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Russia could be banned from Olympics and Euro 2020 over drug anomalies

The Guardian logo The Guardian 2019-11-18 Paul MacInnes
a large ship in a body of water: St Petersburg is due to host four Euro 2020 matches, a tournament with venues all around the continent. © EPA St Petersburg is due to host four Euro 2020 matches, a tournament with venues all around the continent.

Russia could be banned from next year’s Olympic Games and the European Championship in football after the World Anti-Doping Agency was expected to recommend it be found “non-compliant” over anomalies in drug testing results.

Wada’s executive committee will meet on 9 December to assess the conclusion of its independent compliance review committee, which has been inspecting laboratory data belonging to Russia’s anti-doping agency Rusada.

If the executive agrees with the findings, Russia could not only receive a blanket ban from participation in major sporting events but also have hosting rights removed, including St Petersburg’s status as a Euro 2020 venue.

Related: Russia at risk of Tokyo Olympics ban over ‘inconsistent’ Moscow lab data

The data, subject to inspection by the CRC, relates to a period from January 2012 to August 2015. It was obtained by Wada earlier this year under the terms of a settlement relating to a previous drugs ban. The data is missing positive results that were made public by a whistleblower and a deadline for Rusada to explain those omissions has passed.

A statement released by Wada on Mondayread: “Wada confirms its independent CRC met yesterday, 17 November, to consider a report from the Agency’s Intelligence and Investigations Department and independent forensic experts and, accordingly, to discuss the ongoing compliance procedure brought against Rusada.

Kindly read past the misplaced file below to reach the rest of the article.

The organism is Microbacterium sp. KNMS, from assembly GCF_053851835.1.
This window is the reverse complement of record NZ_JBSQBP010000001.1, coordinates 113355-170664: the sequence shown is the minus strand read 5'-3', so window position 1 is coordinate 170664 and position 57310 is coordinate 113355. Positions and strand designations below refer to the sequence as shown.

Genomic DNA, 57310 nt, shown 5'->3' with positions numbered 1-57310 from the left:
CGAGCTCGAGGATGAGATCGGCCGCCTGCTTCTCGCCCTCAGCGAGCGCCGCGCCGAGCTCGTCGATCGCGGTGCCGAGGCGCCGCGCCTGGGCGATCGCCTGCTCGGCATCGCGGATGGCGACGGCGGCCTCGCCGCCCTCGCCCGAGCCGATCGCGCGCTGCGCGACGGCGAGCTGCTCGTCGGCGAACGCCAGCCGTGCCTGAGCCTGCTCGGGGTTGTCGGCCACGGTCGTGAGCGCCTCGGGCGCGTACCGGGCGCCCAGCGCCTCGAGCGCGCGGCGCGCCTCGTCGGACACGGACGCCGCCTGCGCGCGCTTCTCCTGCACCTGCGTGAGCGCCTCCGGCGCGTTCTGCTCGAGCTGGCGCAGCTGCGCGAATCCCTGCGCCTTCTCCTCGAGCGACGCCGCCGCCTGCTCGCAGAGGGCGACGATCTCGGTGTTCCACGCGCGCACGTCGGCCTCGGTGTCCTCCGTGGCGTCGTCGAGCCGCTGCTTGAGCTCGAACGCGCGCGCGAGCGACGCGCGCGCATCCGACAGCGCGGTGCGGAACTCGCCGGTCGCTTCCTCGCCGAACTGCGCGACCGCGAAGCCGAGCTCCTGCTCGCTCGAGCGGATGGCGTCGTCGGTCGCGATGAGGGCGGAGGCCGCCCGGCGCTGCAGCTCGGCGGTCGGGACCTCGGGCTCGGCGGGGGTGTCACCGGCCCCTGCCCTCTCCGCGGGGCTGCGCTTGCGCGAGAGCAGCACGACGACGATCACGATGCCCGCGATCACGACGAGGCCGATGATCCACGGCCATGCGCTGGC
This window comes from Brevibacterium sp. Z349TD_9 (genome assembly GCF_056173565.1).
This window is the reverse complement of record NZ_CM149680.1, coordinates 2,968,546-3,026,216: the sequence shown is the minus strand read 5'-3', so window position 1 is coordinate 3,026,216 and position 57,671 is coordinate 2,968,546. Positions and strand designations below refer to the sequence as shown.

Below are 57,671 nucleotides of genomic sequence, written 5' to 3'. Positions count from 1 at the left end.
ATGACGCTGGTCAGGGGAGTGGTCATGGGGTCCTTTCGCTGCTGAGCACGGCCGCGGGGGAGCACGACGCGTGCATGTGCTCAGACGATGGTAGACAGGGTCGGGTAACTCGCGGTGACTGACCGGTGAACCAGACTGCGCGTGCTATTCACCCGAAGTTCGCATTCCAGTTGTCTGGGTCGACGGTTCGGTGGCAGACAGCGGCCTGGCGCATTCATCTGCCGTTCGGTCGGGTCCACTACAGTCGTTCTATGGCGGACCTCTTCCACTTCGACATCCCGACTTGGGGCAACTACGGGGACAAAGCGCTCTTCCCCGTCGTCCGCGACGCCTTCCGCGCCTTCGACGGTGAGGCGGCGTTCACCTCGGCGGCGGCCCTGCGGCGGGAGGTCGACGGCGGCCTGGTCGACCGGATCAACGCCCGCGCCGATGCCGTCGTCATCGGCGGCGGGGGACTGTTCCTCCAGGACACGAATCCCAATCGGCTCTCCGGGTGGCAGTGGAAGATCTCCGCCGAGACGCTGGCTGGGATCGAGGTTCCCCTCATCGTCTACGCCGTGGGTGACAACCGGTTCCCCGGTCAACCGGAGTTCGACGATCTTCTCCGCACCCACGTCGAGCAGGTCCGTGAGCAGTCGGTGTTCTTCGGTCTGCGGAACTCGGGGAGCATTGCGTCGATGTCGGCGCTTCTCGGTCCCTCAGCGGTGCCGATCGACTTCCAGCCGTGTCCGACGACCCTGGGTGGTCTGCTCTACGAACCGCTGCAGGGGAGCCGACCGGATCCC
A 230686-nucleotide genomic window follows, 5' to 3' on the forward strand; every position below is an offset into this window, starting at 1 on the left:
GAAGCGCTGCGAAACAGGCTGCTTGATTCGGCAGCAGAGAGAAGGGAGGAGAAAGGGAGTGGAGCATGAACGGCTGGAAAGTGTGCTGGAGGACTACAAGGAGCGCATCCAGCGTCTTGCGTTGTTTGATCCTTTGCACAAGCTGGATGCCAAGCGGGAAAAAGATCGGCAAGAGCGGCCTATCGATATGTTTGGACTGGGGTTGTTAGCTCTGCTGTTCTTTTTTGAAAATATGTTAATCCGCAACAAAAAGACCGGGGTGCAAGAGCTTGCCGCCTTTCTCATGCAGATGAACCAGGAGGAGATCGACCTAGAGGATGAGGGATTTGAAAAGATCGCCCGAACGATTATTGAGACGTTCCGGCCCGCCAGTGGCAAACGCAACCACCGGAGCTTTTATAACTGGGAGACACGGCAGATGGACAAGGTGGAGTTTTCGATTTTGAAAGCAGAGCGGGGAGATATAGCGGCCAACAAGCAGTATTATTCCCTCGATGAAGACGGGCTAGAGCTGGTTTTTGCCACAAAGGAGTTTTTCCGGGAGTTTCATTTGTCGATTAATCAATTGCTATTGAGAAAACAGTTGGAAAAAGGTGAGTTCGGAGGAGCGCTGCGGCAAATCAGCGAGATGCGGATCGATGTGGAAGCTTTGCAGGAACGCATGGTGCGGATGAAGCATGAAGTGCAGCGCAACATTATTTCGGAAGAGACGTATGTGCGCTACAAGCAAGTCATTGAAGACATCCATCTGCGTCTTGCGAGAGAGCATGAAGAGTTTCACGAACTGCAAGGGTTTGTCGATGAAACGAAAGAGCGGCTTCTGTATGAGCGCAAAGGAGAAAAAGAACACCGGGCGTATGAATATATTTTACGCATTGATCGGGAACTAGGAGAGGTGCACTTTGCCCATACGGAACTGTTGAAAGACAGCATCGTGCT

“In line with the process, the CRC will now bring a formal recommendation to the Wada executive committee, under the chairmanship of Wada president Sir Craig Reedie whose term of office runs until December 31, 2019. The ExCo is scheduled to meet on 9 December to discuss the recommendation.”

While the contents of the CRC’s recommendation have not been made public, that they would choose to make one at all suggests they have not had the answers they needed from Russian authorities. If the ExCo confirms the recommendation and Russia appeals, it would be up to the court of arbitration for sport to adjudicate and confirm any eventual punishment.

The latest developments will serve to rekindle the controversy over the handling of Russia’s doping infractions. An independent inquiry led by Professor Richard McLaren in 2016 found “state-sponsored” and “systematic” doping had occurred across multiple sports.

Russia was declared non-compliant but the country’s athletes still competed during the 2016 Olympic Games, in Brazil, and Russia hosted the football World Cup in 2018. The country was then reinstated as compliant in September 2018, with access to the Moscow laboratory data one of the conditions laid down.

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